Thursday, December 30, 2010

Prep & Cross-Training

My name is Boyd Johnson and for 2011 my main goal for Mt. Mitchell is to cross the finish line in less than 5 hours (and maybe even ahead of everybody else!). The distance and climbing involved for the Assault makes it one of the toughest events I'll complete all year. Training and preparation for an event like this doesn't start the week or even month before, I am currently in the pre-season  portion of my training. During this part of the year I am focusing on raising my threshold level (sustainable wattage). The workouts I am doing currently are intervals of 20 or more minutes, usually performed around 88%-93% of what I can maintain for an hour.
One of the things that really helps gauge this effort and track my progress is my iBike power meter ( If you are not familiar with power meters, they are a way to monitor at all times the amount of pressure you are putting on the pedals. The output is expressed as watts. For an event like Mt. Mitchell the final climb is all about watts per kilogram, or how many watts you can maintain for every kilogram of body weight. The other benefit of doing longer specific intervals is that you can optimize your time available to ride. Most of us don't have 4-6 hours available to ride during the week, by doing these specific intervals you can accomplish more in an hour and a half than if you were to go out for a normal 4 hour ride. Keep in mind though that the Assault is a very long and gruesome event, at some point you will need to get out and put in some long mileage rides.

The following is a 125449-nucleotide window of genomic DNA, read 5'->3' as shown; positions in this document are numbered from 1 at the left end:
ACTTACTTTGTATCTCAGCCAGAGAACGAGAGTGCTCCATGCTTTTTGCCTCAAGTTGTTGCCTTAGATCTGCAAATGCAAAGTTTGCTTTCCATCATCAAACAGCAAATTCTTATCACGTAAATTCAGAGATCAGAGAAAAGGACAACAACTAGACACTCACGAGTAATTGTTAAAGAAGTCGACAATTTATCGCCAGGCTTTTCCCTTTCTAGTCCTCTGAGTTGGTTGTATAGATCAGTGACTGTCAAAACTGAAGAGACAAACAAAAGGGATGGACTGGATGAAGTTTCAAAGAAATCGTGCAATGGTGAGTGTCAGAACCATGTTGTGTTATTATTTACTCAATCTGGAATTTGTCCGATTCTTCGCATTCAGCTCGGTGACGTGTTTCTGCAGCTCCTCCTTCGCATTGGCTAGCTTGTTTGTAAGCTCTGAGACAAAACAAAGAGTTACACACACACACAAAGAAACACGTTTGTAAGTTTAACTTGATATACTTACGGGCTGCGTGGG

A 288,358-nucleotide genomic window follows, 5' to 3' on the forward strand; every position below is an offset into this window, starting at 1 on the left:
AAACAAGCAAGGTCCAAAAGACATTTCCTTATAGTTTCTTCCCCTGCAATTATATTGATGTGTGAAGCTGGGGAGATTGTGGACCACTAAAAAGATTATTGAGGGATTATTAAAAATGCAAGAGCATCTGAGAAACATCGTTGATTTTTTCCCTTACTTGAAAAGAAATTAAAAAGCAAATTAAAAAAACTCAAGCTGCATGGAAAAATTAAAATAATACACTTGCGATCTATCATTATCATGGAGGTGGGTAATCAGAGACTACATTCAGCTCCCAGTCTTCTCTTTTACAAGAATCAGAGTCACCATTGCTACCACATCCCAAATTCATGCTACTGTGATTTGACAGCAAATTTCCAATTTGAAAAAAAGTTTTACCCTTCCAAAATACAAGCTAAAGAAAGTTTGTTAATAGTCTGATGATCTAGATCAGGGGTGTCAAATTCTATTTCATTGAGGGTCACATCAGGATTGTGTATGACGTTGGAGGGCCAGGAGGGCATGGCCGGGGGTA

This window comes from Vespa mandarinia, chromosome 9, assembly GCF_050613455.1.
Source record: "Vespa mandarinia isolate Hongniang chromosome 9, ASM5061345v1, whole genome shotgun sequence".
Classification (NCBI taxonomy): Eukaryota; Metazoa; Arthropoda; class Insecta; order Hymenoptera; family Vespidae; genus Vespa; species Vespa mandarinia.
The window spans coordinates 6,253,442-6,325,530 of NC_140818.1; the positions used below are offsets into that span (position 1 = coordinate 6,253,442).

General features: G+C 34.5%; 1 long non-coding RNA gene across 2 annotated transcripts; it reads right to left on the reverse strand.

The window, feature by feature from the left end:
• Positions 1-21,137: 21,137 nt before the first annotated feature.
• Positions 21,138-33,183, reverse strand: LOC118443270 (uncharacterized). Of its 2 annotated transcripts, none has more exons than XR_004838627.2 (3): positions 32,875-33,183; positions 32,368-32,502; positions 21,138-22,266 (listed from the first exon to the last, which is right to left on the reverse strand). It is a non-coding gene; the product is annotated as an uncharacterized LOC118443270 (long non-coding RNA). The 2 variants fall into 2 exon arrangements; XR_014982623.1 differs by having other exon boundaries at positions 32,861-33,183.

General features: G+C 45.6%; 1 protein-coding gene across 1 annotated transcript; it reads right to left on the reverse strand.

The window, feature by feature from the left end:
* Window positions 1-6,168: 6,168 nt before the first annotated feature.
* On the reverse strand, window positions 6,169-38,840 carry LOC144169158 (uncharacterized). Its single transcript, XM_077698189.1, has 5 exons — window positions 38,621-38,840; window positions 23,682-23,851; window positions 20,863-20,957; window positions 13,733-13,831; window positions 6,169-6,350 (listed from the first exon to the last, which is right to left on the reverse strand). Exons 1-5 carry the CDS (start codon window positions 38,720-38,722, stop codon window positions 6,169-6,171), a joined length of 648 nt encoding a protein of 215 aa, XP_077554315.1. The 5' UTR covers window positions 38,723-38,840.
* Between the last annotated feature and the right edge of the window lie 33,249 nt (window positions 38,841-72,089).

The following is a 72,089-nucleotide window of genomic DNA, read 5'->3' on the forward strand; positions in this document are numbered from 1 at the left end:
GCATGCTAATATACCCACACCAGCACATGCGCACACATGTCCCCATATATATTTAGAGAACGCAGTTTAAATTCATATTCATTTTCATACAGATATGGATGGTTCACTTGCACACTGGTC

For a lot of you with the normal 9-5 jobs this winter will mean a lot of trainer riding. The trainer can be boring and hard to take, but it can also be a great way to improve. With no factors such as wind, hills, stop signs, etc you can really hold a steady wattage and optimize your workout. Over Christmas time I went back to my hometown in Western, NY. I had the time to ride, but the 2-3 feet of snow outside made it pretty hard to get outside. Instead I hopped on my rollers and in one hour had my warm up, 2 twenty minute intervals, and a cool down finished. It wasn't easy but because of how specific the workout was I was finished before riding the rollers got to be too much to handle.

The other thing I got to do while up north was cross country ski again! Living down south we can get spoiled by the great winters we have around here (I know it snowed here recently, but trust me you don't have a month straight where it never gets above 20 degrees). If you are in an area where you have the benefit of cross country skiing this is a great way to cross train and even though it's cold you'll build up quite a sweat!

Keep checking back here as I'll have some tips on good workouts, updates on my preparation for the Assault, and even advice on equipment selection for race day. Many of you stopped by the booth that we had last year at the expo. We definitely plan on being back at the expo the day before the Assault. We'll even have some new goodies on display and you'll get to see the exact selection I'll be making as I try to be the ride rider over the finish line.

Sunday, December 26, 2010

My early training for the Assault

I logged heavy miles throughout 2010 from January into September (my 2010 total will be above 10, 500 miles), with three 100+ mile Saturdays and a 240 mile Friday after that in September—so by November I needed rest.